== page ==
bigstock_Spider_Web_1397830

I’ve had many major bouts with fear in the last few months. The fear always pops up uninvited and unexpected, and ferocious in its attack. I’m often startled that I can be so shaken, so diminished, so tried by fears that my head long ago figured out were irrational.

I’ve come to believe that fear vs faith is the primary test for every human being. Because of the fall, our natural man tendency is to be afraid. When we are not actively inviting the Spirit to influence our thoughts, our minds seem to naturally fall into “can’ts,” worries, doubts, and negative conclusions. Fear and negativity is the path of least resistance. I believe the adversary magnifies that tendency by planting fear thoughts in the soil of our minds on a regular basis. Our challenge is to recognize those fear weeds whenever they first appear and root them out by turning our thoughts to the Lord. If we feed and water them instead, they can grow as fast as Jack’s beanstalk!

Because I have a soul-deep desire to live in light and truth, the best motivation I’ve found to weed out fear is simply to see that fear thoughts are lies. In order to dig those fear weeds out by the roots I must recognize the thoughts and challenge their truthfulness by taking the following steps:

The first step toward recognition is to turn a floodlight on my thoughts, taking them out of the darkness of automatic pilot into mindfulness. In other words, I have to pay attention to what I am thinking. For Instance, as I started writing about my recent fears, which were all centered about my desire to create a book of comfort for those who had lost a loved one to suicide, I realized that one of my thoughts was: “I’m not up to this task–physically, mentally or emotionally. Besides, the very process of writing such a book is sure to drown me in grief.”  
Those thoughts were creating all kinds of resistance and bad feelings: self-doubt, dissatisfaction with my life, restlessness, guilt that I didn’t have the faith to move ahead. All these negative thoughts filled me with fear that if I did try, I would surely fail.

Once I had pinpointed the thoughts, the second step was to challenge them.

Challenge Your Thinking

In Randy J. Gibbs’ excellent new book, You Get to Say: Making Sense of Trials, Setback, and Negative Surprises, we read, “If negative and stressful feelings accompany your thoughts, that tells you that you are embracing a lie.”(1)

Well, the thoughts I mentioned above certainly qualified: negative and stressful feelings accompanied them. So Randy suggests we say, “Is this stressful thought really true? Can I know for certain that it’s true?”  (2)

“Toxic, fearful thoughts are harmful only because we wholeheartedly believe them. . .  But negative feelings always signal to us that there is something twisted, distorted, or utterly flawed in our thinking.” (3)

He explains that stressful feelings [such as fear] are always a function of untrue thoughts and beliefs. As our mind interprets, judges, and assigns meaning, it is vital to question our thoughts. Think about it: the Holy Ghost is the voice of truth and comfort. Truth and comfort go together. The fruits of the Spirit are always peace, joy, and love—not fear and misery. So if a thought is making us anxious, upset, fearful, diminished, we can be sure the thought originates from the natural man mind or from Satan’s promptings.  (Probably both.) Most importantly, it is based on lies. (I have to interject here that Satan is a master at mixing the lie with just enough truth to make it seem plausible. That’s how he gets us to believe it.) But the Lord can help us sort out the truth from the lies.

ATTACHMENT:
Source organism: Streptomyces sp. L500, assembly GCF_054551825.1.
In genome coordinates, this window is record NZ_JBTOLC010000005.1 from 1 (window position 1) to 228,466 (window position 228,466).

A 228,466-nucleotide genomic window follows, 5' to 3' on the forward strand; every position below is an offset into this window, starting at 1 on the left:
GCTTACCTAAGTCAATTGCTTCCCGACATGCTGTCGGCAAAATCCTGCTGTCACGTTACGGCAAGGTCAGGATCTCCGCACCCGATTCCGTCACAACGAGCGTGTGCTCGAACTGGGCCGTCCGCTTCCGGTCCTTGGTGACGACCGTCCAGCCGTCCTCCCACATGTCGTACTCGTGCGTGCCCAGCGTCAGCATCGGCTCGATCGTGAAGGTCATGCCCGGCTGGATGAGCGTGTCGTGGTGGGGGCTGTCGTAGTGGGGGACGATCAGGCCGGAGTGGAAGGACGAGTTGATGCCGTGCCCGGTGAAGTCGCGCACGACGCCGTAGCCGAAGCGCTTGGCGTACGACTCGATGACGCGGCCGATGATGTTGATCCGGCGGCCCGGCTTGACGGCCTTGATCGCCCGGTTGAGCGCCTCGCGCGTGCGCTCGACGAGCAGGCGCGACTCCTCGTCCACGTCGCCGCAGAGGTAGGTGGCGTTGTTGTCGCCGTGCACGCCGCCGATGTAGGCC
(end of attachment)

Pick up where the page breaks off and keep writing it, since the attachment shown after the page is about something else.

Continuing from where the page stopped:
Satan’s primary tools are shame, guilt, and fear.  We can ask for the Spirit to help us see light and truth. We can cast Satan out and follow, instead the Lord’s pattern of encouragement, building on strengths, repenting and moving on when we see the need.

Letting Go of Fear

Let me tell you how I overcame the fears referred to above. Fortunately, I had learned to challenge my thoughts and to recognize the source of doubt and fear. I kept feeling the promptings of the Spirit to proceed, so day by day I turned my fear over to the Lord, and asked Him to help me see the truth.


I wrote down my fearful thoughts one by one and said, “Is that thought true? What could be more true?” I came to recognize that it was true that I wasn’t up to this task by myself. But the Lord wasn’t asking me to do it by myself. Not only would He help and strengthen me, but He would lead me several other people who would give me support, feedback, and encouragement—and others who would even provide answers to some of my physical and emotional problems.

Just by diving into the project I exposed the lie that it was going to drown me in grief. Instead I found myself immersed in the Spirit, comforted and uplifted.

With the Lord’s help I kept putting one foot in front of the other, moving forward one step at a time. Whenever fear again threatened my ability to move forward, (and it happened several times in the course of the writing) I wrote down my thoughts and challenged them, asking the Lord to help me see the truth. One time I was swamped with fear that nothing I had written so far was any good. Sweet friends who were giving me feedback rallied to encourage me. Brenda Floyd wrote, “You have met with a sort of resistance. Don’t let it dampen your inspiration. Keep going. Remember the purpose of your work.” Two other mothers assured me how much my writing had already helped them.

I turned to the scriptures and fastened my mind on the following verses, reading and repeating them often:

“Peace I leave with you, my peace I give unto you: not as the world giveth, give I unto you. Let not your heart be troubled, neither let it be afraid.” (John 14:27)

“Be strong and of a good courage; be not afraid, neither be thou dismayed: for the Lord thy God is with thee withersoever thou goest.” (Joshua 1:9)

“Fear thou not; for I am with thee: be not dismayed; for I am thy God: I will strengthen thee; yea, I will help thee; yea, I will uphold thee with the right hand of my righteousness.” (Isaiah 41:10)

“God is our refuge and strength, a very present help in trouble. Therefore will not we fear . . .” (Psalm 46: 1-2)